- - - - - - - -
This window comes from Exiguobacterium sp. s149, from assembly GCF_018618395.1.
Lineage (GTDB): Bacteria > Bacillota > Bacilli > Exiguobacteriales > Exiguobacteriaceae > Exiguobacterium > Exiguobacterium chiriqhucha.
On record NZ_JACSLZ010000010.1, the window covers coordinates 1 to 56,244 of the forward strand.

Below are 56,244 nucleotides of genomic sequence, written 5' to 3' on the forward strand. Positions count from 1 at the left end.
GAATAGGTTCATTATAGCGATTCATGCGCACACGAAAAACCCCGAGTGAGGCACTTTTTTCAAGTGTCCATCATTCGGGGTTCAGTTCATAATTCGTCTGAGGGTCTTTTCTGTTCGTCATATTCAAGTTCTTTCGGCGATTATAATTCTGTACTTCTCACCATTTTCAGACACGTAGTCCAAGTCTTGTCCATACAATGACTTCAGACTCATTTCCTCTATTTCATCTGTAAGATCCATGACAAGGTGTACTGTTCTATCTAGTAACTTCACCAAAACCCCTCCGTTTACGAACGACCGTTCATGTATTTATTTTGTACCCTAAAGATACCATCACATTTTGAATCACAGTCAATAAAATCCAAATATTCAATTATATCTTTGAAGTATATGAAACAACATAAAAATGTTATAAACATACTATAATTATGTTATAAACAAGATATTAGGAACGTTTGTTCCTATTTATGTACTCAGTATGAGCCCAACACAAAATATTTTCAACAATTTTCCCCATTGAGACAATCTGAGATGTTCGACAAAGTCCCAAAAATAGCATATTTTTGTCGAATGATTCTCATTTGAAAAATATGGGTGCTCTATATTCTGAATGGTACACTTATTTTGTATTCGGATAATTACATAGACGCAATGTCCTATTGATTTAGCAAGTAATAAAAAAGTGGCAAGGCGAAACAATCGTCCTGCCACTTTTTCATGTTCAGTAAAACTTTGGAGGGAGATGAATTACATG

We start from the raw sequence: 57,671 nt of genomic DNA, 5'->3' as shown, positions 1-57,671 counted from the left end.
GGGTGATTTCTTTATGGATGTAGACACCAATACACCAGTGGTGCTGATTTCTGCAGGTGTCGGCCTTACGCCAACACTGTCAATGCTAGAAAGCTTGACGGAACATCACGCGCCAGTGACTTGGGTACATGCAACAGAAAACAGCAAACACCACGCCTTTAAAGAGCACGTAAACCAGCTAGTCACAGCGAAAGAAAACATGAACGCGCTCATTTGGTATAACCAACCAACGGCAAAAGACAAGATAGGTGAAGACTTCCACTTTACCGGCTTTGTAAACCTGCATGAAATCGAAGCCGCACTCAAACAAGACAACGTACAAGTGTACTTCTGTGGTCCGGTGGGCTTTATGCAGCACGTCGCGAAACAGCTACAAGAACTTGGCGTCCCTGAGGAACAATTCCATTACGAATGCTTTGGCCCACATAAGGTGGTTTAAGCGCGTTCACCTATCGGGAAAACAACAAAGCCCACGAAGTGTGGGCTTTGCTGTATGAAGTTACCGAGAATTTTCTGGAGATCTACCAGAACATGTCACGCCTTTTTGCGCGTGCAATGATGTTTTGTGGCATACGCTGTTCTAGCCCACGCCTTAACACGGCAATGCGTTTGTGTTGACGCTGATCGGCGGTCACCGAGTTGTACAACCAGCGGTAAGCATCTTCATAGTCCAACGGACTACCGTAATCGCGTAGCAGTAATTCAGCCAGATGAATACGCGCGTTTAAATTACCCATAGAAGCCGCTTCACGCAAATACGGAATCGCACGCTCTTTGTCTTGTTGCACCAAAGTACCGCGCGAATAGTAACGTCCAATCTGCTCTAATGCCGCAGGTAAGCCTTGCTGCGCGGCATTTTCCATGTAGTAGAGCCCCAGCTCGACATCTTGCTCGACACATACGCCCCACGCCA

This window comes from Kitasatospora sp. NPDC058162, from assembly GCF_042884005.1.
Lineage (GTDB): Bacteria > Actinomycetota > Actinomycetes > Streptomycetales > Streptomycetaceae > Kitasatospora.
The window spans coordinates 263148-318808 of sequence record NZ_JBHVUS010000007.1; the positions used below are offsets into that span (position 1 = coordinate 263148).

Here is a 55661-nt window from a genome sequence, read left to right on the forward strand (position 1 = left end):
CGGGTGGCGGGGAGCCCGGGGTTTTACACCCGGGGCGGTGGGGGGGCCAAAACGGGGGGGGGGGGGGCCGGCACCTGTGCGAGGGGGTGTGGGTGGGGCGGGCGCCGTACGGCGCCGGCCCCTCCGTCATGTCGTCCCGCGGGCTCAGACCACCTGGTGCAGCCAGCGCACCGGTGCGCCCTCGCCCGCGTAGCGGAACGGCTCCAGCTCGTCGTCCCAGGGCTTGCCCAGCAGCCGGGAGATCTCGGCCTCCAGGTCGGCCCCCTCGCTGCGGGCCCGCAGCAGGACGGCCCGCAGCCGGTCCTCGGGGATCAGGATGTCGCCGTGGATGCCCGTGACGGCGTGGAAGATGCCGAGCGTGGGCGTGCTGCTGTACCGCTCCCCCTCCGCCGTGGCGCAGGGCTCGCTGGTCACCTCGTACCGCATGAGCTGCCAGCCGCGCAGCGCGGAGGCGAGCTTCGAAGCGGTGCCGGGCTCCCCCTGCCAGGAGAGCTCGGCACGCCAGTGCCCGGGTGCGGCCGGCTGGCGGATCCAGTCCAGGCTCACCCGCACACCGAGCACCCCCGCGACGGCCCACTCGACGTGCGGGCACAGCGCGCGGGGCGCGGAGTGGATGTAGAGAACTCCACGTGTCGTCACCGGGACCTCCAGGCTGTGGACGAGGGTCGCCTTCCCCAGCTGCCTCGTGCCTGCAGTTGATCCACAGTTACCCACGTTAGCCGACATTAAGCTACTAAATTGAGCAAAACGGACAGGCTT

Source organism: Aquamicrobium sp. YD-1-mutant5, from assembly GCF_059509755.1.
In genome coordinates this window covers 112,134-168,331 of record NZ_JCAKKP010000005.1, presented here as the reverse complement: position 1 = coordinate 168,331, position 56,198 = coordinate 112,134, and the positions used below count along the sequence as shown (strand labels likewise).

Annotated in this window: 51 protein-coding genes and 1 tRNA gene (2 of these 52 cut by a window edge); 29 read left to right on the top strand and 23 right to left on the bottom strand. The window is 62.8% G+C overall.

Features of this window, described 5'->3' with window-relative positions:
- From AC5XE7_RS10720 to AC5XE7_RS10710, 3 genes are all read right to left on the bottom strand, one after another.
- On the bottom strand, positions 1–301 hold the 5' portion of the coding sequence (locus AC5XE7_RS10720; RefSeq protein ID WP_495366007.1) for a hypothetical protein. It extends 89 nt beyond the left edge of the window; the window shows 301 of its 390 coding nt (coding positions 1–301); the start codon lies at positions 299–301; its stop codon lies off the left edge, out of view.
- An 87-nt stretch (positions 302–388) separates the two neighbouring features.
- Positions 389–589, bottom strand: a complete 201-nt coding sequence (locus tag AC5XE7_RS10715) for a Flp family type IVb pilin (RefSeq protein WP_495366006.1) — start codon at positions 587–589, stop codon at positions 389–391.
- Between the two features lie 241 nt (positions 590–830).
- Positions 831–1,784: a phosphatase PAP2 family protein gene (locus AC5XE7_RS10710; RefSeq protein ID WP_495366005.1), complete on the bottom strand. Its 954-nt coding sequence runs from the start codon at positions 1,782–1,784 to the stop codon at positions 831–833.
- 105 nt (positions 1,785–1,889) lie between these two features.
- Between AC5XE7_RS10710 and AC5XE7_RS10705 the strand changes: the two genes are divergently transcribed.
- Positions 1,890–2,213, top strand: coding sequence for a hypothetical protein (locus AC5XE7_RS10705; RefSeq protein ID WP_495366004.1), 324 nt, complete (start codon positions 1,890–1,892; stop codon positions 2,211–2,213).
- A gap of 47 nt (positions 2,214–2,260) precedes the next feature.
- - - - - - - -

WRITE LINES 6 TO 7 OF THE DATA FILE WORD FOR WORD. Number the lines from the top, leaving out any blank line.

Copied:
We start from the raw sequence: 57,671 nt of genomic DNA, 5'->3' as shown, positions 1-57,671 counted from the left end.
GGGTGATTTCTTTATGGATGTAGACACCAATACACCAGTGGTGCTGATTTCTGCAGGTGTCGGCCTTACGCCAACACTGTCAATGCTAGAAAGCTTGACGGAACATCACGCGCCAGTGACTTGGGTACATGCAACAGAAAACAGCAAACACCACGCCTTTAAAGAGCACGTAAACCAGCTAGTCACAGCGAAAGAAAACATGAACGCGCTCATTTGGTATAACCAACCAACGGCAAAAGACAAGATAGGTGAAGACTTCCACTTTACCGGCTTTGTAAACCTGCATGAAATCGAAGCCGCACTCAAACAAGACAACGTACAAGTGTACTTCTGTGGTCCGGTGGGCTTTATGCAGCACGTCGCGAAACAGCTACAAGAACTTGGCGTCCCTGAGGAACAATTCCATTACGAATGCTTTGGCCCACATAAGGTGGTTTAAGCGCGTTCACCTATCGGGAAAACAACAAAGCCCACGAAGTGTGGGCTTTGCTGTATGAAGTTACCGAGAATTTTCTGGAGATCTACCAGAACATGTCACGCCTTTTTGCGCGTGCAATGATGTTTTGTGGCATACGCTGTTCTAGCCCACGCCTTAACACGGCAATGCGTTTGTGTTGACGCTGATCGGCGGTCACCGAGTTGTACAACCAGCGGTAAGCATCTTCATAGTCCAACGGACTACCGTAATCGCGTAGCAGTAATTCAGCCAGATGAATACGCGCGTTTAAATTACCCATAGAAGCCGCTTCACGCAAATACGGAATCGCACGCTCTTTGTCTTGTTGCACCAAAGTACCGCGCGAATAGTAACGTCCAATCTGCTCTAATGCCGCAGGTAAGCCTTGCTGCGCGGCATTTTCCATGTAGTAGAGCCCCAGCTCGACATCTTGCTCGACACATACGCCCCACGCCA